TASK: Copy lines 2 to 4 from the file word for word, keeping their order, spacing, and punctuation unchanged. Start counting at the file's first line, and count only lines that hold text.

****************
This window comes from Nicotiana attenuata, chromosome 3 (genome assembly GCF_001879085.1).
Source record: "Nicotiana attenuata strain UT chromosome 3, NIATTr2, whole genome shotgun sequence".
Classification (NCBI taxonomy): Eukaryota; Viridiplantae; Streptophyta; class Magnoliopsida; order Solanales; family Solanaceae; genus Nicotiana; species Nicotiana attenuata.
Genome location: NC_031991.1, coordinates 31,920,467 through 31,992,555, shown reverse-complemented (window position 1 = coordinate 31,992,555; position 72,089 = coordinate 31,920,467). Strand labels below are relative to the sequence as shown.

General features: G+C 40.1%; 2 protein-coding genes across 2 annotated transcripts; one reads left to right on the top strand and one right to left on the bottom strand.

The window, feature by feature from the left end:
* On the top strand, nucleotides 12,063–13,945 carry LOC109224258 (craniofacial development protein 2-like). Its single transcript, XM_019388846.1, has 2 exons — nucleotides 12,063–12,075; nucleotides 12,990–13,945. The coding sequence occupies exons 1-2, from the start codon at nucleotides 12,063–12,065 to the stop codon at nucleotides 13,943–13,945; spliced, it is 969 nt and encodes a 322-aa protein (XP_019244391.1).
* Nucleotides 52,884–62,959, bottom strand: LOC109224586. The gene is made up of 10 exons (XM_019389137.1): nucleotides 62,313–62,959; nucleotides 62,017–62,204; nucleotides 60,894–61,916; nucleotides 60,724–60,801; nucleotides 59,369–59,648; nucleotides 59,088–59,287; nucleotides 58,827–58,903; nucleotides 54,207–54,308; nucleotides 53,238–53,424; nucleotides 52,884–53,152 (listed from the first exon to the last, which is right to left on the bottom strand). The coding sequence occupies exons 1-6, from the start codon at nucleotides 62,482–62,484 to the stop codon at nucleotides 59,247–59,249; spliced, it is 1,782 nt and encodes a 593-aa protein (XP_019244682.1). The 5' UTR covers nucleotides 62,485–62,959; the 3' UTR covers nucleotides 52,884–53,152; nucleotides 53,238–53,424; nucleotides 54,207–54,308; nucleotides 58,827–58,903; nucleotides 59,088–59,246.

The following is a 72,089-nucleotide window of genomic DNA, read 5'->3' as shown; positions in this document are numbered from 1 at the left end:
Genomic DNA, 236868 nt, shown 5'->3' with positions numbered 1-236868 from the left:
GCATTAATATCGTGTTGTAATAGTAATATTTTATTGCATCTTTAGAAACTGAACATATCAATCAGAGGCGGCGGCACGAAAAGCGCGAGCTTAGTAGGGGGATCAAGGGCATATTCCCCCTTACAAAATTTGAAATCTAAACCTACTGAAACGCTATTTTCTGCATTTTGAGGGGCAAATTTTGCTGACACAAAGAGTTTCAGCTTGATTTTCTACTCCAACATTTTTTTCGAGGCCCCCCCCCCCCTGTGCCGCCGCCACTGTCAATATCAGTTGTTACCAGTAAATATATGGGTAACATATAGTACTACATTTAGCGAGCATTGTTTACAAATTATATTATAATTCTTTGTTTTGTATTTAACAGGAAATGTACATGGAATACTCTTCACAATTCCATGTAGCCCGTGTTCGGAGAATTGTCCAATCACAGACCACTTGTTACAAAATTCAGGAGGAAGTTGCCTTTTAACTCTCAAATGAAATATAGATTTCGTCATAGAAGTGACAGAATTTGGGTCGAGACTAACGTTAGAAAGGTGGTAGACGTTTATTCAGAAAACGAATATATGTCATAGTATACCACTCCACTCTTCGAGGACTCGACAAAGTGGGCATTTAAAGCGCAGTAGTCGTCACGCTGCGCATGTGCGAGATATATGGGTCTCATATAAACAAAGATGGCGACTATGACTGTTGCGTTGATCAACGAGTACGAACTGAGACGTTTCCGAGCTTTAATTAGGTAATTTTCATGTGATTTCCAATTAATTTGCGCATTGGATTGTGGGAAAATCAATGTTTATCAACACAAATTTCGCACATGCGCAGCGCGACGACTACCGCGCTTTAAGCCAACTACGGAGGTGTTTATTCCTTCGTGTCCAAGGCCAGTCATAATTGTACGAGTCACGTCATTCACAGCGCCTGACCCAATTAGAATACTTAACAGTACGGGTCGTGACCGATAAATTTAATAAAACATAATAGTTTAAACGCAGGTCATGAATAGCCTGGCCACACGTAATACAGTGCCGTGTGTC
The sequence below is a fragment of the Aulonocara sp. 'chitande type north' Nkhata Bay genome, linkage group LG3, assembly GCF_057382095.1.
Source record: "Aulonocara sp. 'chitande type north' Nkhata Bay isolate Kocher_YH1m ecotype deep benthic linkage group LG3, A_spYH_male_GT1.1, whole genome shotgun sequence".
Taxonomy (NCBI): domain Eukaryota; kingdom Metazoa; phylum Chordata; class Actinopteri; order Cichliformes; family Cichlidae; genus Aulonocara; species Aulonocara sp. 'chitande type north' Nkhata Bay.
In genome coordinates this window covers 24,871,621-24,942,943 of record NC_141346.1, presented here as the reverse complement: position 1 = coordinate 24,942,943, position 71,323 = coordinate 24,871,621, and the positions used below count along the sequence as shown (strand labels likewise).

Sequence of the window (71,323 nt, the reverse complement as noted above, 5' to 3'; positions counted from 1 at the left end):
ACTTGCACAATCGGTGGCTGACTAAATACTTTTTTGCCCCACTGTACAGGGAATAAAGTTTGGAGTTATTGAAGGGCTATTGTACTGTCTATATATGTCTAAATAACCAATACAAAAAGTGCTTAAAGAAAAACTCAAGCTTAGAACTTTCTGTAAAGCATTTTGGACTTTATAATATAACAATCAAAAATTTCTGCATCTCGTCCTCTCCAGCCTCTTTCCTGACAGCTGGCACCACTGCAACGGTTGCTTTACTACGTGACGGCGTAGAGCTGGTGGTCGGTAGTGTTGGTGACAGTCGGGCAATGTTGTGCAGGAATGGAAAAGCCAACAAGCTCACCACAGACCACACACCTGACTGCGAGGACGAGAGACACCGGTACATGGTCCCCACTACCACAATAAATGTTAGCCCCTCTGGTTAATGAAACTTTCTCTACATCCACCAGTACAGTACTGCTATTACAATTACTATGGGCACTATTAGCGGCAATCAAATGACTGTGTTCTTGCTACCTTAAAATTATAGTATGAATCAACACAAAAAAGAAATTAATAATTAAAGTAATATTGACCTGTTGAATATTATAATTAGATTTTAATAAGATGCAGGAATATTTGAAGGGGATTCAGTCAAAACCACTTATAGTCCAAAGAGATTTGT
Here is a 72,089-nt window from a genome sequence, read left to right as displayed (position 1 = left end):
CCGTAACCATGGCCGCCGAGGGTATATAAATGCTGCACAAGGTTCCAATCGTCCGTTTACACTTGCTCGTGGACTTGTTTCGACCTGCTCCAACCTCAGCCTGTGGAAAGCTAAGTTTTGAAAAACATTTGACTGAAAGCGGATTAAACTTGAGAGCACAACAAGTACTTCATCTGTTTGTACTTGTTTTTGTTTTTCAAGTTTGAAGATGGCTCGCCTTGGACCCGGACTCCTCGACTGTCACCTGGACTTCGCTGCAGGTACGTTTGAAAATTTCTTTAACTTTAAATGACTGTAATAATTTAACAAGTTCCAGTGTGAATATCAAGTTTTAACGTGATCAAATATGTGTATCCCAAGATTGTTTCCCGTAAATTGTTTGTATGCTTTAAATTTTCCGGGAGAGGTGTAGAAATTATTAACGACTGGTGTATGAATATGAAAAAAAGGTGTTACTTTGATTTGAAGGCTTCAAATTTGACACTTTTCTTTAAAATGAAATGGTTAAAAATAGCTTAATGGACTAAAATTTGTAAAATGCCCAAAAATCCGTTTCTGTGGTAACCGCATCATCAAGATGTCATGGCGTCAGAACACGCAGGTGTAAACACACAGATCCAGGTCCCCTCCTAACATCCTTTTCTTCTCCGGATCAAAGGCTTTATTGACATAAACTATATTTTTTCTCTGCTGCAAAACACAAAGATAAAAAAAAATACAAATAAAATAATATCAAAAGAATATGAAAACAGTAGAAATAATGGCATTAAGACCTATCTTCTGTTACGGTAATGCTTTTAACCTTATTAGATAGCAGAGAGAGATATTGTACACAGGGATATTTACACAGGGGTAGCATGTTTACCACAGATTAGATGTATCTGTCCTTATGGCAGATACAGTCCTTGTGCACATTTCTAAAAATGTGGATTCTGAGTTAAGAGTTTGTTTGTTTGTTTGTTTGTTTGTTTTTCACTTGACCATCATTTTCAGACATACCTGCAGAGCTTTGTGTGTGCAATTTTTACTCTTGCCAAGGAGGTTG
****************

Source record: "Nicotiana attenuata strain UT chromosome 3, NIATTr2, whole genome shotgun sequence".
Classification (NCBI taxonomy): Eukaryota; Viridiplantae; Streptophyta; class Magnoliopsida; order Solanales; family Solanaceae; genus Nicotiana; species Nicotiana attenuata.
Genome location: NC_031991.1, coordinates 31,920,467 through 31,992,555, shown reverse-complemented (window position 1 = coordinate 31,992,555; position 72,089 = coordinate 31,920,467). Strand labels below are relative to the sequence as shown.